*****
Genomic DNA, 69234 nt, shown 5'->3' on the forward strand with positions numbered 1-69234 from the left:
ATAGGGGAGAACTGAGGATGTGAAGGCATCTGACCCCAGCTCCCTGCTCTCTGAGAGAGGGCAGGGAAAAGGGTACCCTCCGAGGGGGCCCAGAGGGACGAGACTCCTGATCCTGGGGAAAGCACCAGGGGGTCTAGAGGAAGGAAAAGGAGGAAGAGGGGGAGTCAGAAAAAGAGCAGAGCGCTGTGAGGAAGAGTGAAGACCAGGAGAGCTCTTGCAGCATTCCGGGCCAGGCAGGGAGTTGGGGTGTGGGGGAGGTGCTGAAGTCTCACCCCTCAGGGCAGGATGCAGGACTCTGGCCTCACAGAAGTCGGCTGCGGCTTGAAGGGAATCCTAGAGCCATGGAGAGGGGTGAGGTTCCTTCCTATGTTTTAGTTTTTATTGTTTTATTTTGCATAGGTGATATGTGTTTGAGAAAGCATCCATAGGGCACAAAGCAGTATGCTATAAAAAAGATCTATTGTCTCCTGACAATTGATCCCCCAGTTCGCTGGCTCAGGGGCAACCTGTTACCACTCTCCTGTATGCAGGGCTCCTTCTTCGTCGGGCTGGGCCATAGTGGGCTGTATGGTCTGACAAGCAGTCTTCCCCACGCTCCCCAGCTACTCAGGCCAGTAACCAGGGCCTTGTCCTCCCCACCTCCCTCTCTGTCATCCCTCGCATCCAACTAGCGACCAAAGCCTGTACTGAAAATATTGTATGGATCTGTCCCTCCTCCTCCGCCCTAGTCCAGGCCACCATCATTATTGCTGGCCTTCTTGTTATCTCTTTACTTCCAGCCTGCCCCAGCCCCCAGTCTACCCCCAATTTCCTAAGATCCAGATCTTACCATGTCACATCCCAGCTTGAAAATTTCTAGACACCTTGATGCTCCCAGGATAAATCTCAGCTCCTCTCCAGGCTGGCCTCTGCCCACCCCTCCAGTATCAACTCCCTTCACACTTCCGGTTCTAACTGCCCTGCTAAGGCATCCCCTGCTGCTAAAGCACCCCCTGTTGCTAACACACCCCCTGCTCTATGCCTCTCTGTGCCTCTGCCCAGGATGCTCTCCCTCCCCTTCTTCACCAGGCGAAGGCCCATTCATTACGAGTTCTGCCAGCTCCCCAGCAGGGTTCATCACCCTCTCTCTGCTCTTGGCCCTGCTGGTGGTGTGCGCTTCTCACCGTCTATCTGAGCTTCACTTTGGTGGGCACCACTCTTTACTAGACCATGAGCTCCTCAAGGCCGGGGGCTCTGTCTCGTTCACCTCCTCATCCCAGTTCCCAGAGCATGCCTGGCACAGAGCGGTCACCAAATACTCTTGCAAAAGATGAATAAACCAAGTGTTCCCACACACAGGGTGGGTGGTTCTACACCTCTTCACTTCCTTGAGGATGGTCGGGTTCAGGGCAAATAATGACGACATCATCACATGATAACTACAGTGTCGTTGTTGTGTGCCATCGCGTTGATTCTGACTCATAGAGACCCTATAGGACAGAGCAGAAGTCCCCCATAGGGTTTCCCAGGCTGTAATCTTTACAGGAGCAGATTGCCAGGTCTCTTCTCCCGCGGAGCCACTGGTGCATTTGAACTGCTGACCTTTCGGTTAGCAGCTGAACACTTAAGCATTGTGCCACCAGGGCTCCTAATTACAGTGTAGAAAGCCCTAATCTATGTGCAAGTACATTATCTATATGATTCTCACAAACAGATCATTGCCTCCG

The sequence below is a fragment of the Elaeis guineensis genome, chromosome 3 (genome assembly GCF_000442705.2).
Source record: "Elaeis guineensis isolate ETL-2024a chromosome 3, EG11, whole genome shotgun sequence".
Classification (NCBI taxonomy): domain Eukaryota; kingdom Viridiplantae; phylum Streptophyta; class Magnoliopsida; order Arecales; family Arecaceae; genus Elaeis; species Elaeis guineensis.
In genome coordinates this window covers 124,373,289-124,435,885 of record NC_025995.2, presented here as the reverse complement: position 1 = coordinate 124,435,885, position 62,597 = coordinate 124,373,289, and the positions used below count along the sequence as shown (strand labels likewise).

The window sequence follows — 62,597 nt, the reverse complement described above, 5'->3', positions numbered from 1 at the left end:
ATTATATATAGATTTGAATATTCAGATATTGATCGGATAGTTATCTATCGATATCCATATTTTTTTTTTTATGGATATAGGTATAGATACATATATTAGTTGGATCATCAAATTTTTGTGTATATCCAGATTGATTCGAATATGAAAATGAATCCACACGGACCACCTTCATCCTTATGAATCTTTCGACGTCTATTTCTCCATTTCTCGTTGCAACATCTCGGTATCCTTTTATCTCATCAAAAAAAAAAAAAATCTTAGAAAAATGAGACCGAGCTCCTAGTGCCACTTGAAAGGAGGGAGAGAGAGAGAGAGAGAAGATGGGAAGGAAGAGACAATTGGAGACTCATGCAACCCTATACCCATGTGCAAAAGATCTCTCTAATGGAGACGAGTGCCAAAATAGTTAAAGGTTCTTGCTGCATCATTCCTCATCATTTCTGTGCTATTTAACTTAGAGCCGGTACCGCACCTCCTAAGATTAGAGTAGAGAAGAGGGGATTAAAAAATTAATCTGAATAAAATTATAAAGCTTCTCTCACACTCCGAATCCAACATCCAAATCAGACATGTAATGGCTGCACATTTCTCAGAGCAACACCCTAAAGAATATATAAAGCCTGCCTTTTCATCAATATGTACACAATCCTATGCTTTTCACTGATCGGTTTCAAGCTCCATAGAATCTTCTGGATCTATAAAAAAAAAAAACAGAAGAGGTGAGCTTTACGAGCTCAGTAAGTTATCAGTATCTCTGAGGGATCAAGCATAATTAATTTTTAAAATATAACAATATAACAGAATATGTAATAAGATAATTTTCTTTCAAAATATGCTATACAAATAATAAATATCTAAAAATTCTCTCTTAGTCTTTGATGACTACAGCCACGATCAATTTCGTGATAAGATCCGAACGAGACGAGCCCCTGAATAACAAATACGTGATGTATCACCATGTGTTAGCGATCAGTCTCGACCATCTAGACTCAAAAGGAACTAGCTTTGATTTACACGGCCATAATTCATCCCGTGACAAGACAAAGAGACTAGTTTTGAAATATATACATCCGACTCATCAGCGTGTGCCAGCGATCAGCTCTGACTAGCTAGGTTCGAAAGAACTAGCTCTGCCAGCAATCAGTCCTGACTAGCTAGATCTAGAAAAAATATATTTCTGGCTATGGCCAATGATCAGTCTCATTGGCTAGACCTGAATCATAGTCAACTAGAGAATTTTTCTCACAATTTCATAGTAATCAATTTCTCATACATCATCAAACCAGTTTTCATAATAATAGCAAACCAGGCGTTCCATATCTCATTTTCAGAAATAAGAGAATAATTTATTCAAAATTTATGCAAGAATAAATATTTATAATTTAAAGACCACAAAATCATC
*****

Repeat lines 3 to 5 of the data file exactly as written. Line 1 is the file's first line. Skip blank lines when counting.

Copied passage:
The sequence below is a fragment of the Elaeis guineensis genome, chromosome 3 (genome assembly GCF_000442705.2).
Source record: "Elaeis guineensis isolate ETL-2024a chromosome 3, EG11, whole genome shotgun sequence".
Classification (NCBI taxonomy): domain Eukaryota; kingdom Viridiplantae; phylum Streptophyta; class Magnoliopsida; order Arecales; family Arecaceae; genus Elaeis; species Elaeis guineensis.